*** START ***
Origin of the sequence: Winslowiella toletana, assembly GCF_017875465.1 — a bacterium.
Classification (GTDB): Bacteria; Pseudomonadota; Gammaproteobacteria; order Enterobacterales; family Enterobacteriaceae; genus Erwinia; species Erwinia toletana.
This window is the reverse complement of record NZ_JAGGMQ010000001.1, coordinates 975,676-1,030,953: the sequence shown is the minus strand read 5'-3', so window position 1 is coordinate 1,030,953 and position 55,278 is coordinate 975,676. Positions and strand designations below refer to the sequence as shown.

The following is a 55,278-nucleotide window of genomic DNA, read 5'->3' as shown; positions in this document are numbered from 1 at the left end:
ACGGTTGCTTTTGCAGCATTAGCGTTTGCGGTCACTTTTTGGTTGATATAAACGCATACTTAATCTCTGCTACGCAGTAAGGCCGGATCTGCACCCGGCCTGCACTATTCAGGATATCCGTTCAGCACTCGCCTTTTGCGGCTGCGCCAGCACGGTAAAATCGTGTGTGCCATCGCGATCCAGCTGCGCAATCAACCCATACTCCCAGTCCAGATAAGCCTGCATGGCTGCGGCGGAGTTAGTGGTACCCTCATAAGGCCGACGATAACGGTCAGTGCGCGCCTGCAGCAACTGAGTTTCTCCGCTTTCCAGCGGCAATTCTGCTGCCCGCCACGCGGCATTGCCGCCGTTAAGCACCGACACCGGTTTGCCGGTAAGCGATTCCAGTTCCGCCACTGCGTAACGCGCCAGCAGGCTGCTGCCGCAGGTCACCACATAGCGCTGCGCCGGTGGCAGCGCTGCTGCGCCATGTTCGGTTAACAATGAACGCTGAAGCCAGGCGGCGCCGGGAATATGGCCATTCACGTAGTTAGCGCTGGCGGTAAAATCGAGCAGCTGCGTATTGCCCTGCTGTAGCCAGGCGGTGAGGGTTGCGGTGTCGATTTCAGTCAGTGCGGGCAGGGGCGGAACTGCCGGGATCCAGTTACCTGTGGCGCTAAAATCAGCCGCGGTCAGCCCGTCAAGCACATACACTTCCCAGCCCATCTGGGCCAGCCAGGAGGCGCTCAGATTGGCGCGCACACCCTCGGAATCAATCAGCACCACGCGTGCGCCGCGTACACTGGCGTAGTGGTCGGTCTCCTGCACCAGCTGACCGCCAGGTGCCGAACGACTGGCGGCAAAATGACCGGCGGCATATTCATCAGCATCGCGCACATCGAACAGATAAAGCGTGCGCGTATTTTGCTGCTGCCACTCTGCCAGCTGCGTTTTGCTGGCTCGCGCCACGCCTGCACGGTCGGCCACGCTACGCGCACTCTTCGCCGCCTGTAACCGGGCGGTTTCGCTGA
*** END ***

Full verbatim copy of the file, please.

Origin of the sequence: Winslowiella toletana, assembly GCF_017875465.1 — a bacterium.
Classification (GTDB): Bacteria; Pseudomonadota; Gammaproteobacteria; order Enterobacterales; family Enterobacteriaceae; genus Erwinia; species Erwinia toletana.
This window is the reverse complement of record NZ_JAGGMQ010000001.1, coordinates 975,676-1,030,953: the sequence shown is the minus strand read 5'-3', so window position 1 is coordinate 1,030,953 and position 55,278 is coordinate 975,676. Positions and strand designations below refer to the sequence as shown.

The following is a 55,278-nucleotide window of genomic DNA, read 5'->3' as shown; positions in this document are numbered from 1 at the left end:
ACGGTTGCTTTTGCAGCATTAGCGTTTGCGGTCACTTTTTGGTTGATATAAACGCATACTTAATCTCTGCTACGCAGTAAGGCCGGATCTGCACCCGGCCTGCACTATTCAGGATATCCGTTCAGCACTCGCCTTTTGCGGCTGCGCCAGCACGGTAAAATCGTGTGTGCCATCGCGATCCAGCTGCGCAATCAACCCATACTCCCAGTCCAGATAAGCCTGCATGGCTGCGGCGGAGTTAGTGGTACCCTCATAAGGCCGACGATAACGGTCAGTGCGCGCCTGCAGCAACTGAGTTTCTCCGCTTTCCAGCGGCAATTCTGCTGCCCGCCACGCGGCATTGCCGCCGTTAAGCACCGACACCGGTTTGCCGGTAAGCGATTCCAGTTCCGCCACTGCGTAACGCGCCAGCAGGCTGCTGCCGCAGGTCACCACATAGCGCTGCGCCGGTGGCAGCGCTGCTGCGCCATGTTCGGTTAACAATGAACGCTGAAGCCAGGCGGCGCCGGGAATATGGCCATTCACGTAGTTAGCGCTGGCGGTAAAATCGAGCAGCTGCGTATTGCCCTGCTGTAGCCAGGCGGTGAGGGTTGCGGTGTCGATTTCAGTCAGTGCGGGCAGGGGCGGAACTGCCGGGATCCAGTTACCTGTGGCGCTAAAATCAGCCGCGGTCAGCCCGTCAAGCACATACACTTCCCAGCCCATCTGGGCCAGCCAGGAGGCGCTCAGATTGGCGCGCACACCCTCGGAATCAATCAGCACCACGCGTGCGCCGCGTACACTGGCGTAGTGGTCGGTCTCCTGCACCAGCTGACCGCCAGGTGCCGAACGACTGGCGGCAAAATGACCGGCGGCATATTCATCAGCATCGCGCACATCGAACAGATAAAGCGTGCGCGTATTTTGCTGCTGCCACTCTGCCAGCTGCGTTTTGCTGGCTCGCGCCACGCCTGCACGGTCGGCCACGCTACGCGCACTCTTCGCCGCCTGTAACCGGGCGGTTTCGCTGA